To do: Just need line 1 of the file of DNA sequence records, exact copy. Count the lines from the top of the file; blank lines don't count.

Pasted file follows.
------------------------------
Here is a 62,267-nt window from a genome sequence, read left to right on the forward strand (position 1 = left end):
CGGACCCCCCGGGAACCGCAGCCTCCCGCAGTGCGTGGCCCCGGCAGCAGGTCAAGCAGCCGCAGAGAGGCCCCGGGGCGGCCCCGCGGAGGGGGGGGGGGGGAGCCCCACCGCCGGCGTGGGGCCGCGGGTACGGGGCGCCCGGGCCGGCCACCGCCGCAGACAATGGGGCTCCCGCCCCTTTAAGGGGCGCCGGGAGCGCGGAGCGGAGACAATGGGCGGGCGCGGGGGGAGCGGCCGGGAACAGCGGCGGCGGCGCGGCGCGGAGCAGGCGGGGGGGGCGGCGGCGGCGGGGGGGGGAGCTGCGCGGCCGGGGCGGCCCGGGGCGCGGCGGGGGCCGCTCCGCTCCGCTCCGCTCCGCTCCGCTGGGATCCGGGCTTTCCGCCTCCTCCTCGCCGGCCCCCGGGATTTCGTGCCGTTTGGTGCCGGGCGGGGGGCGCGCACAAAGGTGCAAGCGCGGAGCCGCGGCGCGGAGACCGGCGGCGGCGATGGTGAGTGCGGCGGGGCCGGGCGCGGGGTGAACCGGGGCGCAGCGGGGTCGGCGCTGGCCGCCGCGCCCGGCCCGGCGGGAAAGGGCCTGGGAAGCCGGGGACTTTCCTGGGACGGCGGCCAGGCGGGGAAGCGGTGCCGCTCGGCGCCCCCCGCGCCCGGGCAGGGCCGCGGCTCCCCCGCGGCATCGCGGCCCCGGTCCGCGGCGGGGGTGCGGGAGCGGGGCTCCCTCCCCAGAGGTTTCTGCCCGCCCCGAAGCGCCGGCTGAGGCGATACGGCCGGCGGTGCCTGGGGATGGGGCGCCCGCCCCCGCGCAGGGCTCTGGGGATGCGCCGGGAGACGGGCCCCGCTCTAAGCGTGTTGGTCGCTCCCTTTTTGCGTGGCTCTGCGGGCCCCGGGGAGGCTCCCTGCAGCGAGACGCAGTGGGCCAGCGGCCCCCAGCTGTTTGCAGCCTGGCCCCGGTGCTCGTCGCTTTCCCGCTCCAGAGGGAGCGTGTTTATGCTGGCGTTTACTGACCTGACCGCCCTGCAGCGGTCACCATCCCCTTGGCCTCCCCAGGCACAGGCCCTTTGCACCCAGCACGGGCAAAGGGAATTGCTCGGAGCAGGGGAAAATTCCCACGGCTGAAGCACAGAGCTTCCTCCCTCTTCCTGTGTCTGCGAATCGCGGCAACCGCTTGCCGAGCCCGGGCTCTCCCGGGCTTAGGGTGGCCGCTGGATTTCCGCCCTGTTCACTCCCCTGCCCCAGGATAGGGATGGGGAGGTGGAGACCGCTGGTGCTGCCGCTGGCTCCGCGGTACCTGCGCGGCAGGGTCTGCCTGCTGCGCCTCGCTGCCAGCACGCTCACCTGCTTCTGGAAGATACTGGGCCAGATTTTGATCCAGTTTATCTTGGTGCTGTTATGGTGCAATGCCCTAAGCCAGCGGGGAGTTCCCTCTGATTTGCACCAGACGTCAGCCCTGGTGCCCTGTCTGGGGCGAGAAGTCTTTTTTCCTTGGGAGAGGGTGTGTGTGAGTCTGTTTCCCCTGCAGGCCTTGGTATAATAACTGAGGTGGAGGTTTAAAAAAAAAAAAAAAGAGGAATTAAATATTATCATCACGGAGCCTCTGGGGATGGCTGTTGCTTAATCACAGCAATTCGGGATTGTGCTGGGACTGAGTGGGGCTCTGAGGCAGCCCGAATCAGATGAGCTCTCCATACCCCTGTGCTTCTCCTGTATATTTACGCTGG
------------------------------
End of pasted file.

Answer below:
Here is a 62,267-nt window from a genome sequence, read left to right on the forward strand (position 1 = left end):